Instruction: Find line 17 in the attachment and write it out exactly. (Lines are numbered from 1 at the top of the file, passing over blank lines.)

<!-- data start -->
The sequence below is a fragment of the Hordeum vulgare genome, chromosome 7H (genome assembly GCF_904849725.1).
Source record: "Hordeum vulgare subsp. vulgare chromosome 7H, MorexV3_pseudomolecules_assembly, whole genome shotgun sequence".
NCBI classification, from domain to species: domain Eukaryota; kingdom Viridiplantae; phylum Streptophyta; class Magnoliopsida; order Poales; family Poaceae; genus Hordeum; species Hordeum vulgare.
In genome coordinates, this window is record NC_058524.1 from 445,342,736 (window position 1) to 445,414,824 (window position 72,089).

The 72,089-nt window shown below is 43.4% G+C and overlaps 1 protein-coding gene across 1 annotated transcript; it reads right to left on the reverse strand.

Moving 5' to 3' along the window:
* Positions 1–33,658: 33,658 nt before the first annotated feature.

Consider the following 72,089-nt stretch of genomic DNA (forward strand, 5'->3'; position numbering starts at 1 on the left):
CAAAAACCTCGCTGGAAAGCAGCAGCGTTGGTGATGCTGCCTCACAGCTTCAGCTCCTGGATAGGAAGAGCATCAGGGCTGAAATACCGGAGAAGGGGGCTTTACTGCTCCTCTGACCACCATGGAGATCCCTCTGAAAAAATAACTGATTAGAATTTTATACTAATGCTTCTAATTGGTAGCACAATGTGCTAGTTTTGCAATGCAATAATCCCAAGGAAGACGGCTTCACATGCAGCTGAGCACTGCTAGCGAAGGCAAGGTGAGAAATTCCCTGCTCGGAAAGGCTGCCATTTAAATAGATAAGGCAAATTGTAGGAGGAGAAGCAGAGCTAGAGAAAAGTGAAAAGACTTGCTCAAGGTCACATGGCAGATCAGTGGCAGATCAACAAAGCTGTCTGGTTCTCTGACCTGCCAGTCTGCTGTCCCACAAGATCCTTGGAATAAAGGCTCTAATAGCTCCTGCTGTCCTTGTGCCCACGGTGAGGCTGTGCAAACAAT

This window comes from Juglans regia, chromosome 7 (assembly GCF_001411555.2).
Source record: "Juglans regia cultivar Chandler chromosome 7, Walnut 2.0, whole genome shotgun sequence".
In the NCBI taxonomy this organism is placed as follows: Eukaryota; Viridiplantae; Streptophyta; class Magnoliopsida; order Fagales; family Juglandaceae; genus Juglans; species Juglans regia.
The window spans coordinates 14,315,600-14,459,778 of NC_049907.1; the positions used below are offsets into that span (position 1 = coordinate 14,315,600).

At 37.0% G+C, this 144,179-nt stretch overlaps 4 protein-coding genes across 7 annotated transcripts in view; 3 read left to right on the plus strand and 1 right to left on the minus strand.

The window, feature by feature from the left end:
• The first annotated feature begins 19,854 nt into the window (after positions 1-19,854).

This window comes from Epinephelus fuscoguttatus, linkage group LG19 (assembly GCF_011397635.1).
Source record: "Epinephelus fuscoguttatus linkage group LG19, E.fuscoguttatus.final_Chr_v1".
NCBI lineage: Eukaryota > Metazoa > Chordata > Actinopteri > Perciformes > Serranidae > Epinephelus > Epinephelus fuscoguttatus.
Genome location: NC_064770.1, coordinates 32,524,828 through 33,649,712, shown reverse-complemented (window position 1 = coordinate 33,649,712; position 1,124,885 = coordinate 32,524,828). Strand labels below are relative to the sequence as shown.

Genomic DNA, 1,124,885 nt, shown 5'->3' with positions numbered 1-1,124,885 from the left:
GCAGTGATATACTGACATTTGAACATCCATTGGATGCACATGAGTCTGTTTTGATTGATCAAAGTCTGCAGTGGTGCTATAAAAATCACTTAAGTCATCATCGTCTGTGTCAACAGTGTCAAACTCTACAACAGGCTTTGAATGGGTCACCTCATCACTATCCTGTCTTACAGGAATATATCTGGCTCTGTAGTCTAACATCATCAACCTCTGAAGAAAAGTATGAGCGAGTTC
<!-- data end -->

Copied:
This window comes from Epinephelus fuscoguttatus, linkage group LG19 (assembly GCF_011397635.1).